So neither Tewanima nor Zeyouma was the fastest Hopi. And yet, Gilbert argued, they deserve to be honored, particularly Tewanima.

“This new generation of Hopi runners represented a transition in Hopi running,” the historian said.

“Whereas before people ran for transportation, and for religious reasons,” Gilbert said, “Tewanima ran as an ambassador of his people. He used running to create a privileged condition for himself at the Indian school. He used running to broaden his experience of the world.”

And as for the Louis Tewanima Footrace, “it gives testimony to the importance of running in Hopi society,” Gilbert said. “It celebrates the continuity of Hopi running.”

A record crowd of 361 runners would seem to agree.

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Hopi and other Native understandings of Rainbow Bridge

When I was a kid, I spent a lot of time fishing and water skiing on Lake Powell. While having fun on the lake, one of the places that we used to visit was Rainbow Bridge National Monument in southern Utah.

On YouTube, I came across an interesting video of Hopi oral histories of the bridge. In 2009, the U.S. National Park Service conducted the interviews to mark the Monument’s 100 year anniversary. The Hopis in the video include Wilton Kooyahoema (Hotevilla), Floyd Lomakuyvaya (Shungopavi), and Rod Duwala (Oraivi).

Members of the Navajo, Kaibab Paiute, San Juan Paiute, and White Mesa Ute nations were also interviewed for this project. I have posted their segments below.

Launch of new Hopi Petroglyph Sites web portal

Click image to be directed to Hopi Petroglyph Sites web portal

See also: http://www.businesswire.com/news/home/20111219006532/en/University-Redlands-Professor-Research-Basis-Hopi-Petroglyph


Copyright Notice

© Matthew Sakiestewa Gilbert and BEYOND THE MESAS, 2009-2018. Unauthorized use and/or duplication of this material without express and written permission from this blog’s author and/or owner is strictly prohibited. Excerpts and links may be used, provided that full and clear credit is given to Matthew Sakiestewa Gilbert and BEYOND THE MESAS with appropriate and specific direction to the original content.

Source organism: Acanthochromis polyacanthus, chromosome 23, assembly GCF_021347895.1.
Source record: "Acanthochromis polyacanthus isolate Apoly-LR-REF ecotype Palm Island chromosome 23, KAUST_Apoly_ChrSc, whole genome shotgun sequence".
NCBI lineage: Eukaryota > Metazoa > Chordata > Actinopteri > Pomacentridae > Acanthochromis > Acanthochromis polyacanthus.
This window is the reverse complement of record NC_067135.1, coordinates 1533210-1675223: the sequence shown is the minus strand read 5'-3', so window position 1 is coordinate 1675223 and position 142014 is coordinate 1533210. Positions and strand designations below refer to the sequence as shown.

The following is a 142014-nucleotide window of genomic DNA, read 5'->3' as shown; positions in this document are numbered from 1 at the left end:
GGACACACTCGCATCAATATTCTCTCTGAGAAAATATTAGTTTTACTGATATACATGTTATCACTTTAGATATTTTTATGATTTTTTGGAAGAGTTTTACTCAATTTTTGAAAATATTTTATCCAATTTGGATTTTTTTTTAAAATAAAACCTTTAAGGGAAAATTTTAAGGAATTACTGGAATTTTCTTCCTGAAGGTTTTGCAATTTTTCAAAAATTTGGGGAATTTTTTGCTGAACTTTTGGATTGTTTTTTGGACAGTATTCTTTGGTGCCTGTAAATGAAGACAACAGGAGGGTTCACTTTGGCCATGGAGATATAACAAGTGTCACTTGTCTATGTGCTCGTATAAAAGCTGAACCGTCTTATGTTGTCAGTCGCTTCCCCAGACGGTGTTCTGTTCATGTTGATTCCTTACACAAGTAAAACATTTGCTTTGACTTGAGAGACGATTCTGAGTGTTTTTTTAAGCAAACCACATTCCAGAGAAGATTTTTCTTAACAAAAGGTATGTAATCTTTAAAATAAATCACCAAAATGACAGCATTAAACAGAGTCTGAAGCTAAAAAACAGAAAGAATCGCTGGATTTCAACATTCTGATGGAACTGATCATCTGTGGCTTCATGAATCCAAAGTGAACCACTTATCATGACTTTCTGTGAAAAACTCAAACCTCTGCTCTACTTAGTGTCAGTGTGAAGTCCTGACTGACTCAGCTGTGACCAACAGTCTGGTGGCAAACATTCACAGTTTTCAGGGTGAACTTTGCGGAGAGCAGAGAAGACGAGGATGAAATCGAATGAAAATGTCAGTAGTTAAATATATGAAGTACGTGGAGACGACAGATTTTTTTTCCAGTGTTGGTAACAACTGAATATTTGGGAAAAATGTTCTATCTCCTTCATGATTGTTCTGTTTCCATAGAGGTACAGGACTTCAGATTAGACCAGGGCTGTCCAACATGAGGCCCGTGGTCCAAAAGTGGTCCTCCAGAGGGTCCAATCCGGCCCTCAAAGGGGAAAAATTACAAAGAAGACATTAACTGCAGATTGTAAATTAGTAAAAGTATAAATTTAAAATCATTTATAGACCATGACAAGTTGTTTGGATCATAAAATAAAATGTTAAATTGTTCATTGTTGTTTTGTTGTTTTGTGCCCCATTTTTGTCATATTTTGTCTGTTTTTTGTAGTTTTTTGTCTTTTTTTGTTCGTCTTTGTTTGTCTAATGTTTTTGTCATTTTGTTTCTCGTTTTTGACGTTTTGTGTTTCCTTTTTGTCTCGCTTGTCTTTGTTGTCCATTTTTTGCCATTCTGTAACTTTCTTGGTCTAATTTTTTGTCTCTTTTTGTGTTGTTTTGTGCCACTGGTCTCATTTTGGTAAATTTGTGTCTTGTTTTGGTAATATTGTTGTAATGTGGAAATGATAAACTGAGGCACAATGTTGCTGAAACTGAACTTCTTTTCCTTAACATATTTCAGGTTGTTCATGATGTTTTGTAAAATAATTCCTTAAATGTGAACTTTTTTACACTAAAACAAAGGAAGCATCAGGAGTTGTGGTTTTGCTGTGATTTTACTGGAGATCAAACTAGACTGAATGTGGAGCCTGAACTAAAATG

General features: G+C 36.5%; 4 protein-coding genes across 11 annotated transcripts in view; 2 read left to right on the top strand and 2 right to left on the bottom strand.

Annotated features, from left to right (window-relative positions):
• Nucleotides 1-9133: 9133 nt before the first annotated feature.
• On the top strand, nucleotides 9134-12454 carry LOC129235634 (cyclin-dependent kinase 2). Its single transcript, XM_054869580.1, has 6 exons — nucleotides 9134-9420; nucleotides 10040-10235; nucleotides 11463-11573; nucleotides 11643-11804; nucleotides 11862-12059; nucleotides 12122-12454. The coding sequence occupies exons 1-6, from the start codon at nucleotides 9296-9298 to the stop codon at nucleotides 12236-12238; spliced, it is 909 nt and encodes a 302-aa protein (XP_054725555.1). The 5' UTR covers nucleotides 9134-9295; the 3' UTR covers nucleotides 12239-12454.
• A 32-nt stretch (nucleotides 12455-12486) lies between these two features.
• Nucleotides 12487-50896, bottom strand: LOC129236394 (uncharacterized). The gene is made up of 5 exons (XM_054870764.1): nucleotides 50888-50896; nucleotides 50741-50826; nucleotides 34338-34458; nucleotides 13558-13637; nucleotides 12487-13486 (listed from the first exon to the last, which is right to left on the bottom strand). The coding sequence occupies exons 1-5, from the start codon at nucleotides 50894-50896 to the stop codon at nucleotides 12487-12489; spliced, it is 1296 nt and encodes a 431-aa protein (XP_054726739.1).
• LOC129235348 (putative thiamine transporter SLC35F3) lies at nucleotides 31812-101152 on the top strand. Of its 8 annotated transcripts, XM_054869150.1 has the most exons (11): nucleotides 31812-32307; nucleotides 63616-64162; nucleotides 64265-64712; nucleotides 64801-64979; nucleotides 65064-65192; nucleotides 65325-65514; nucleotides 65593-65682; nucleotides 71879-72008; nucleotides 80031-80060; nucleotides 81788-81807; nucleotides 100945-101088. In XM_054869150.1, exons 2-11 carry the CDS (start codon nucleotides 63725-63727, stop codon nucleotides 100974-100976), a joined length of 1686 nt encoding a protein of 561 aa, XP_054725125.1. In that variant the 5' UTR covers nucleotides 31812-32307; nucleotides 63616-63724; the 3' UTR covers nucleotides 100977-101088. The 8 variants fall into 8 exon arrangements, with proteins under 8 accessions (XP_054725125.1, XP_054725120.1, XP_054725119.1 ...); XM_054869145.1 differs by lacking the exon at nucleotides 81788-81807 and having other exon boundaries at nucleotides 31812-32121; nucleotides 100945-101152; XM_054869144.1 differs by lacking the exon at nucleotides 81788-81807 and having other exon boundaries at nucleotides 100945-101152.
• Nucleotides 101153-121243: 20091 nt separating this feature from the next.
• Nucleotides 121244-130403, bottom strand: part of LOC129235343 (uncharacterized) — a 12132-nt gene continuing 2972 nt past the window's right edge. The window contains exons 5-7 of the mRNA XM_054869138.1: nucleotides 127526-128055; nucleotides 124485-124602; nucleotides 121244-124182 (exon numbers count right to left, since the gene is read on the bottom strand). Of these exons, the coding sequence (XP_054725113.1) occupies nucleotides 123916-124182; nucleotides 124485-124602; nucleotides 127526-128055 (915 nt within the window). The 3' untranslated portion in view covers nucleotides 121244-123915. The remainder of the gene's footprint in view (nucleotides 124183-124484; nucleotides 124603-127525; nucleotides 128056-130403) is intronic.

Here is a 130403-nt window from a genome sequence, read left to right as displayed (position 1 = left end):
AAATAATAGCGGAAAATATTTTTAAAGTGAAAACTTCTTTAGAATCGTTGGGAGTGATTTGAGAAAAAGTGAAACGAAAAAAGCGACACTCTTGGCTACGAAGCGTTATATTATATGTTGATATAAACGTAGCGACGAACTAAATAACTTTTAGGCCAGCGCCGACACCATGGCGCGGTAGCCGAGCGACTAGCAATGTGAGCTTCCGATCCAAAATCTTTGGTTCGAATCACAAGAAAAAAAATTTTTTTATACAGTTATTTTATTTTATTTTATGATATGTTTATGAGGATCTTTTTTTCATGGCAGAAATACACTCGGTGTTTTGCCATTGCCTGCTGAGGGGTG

About the author

Matthew Sakiestewa Gilbert (Hopi) is Professor of American Indian Studies and History at the University of Illinois at Urbana-Champaign.

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New book on Hopi runners set to launch in October!

Education beyond the Mesas: Hopi Students at Sherman Institute, 1902-1929 (University of Nebraska Press, 2010)

Education beyond the Mesas – Introduction (click image to download)

The Indian School on Magnolia Avenue: Voices and Images From Sherman Institute (Oregon State University Press, 2012)

Sun Chief: An Autobiography of A Hopi Indian by Don C. Talayesva, New foreword by Matthew Sakiestewa Gilbert (Sept. 2013)

Foreword to Kevin Whalen’s Native Students at Work: American Indian Labor and Sherman Institute’s Outing Program, 1900-1945

A Second Wave of Hopi Migration (History of Education Quarterly, August 2014)

Marathoner Louis Tewanima and the Continuity of Hopi Running, 1908-1912 (Western Historical Quarterly, Autumn 2012). Winner of Spur Award for Best Western Short Nonfiction, Western Writers of America (2013)

“Hopi Footraces and American Marathons, 1912-1930”, American Quarterly, Vol. 62, No. 1, March Issue 2010 (Click image to download article)

“‘The Hopi Followers’: Chief Tawaquaptewa and Hopi Student Advancement at Sherman Institute, 1906-1909”, Journal of American Indian Education, (Click image to download article)

Constitution and Bylaws of the Hopi Tribe (With all amendments, click to download)

Click to listen to KUYI On-Line

Matt’s Goodreads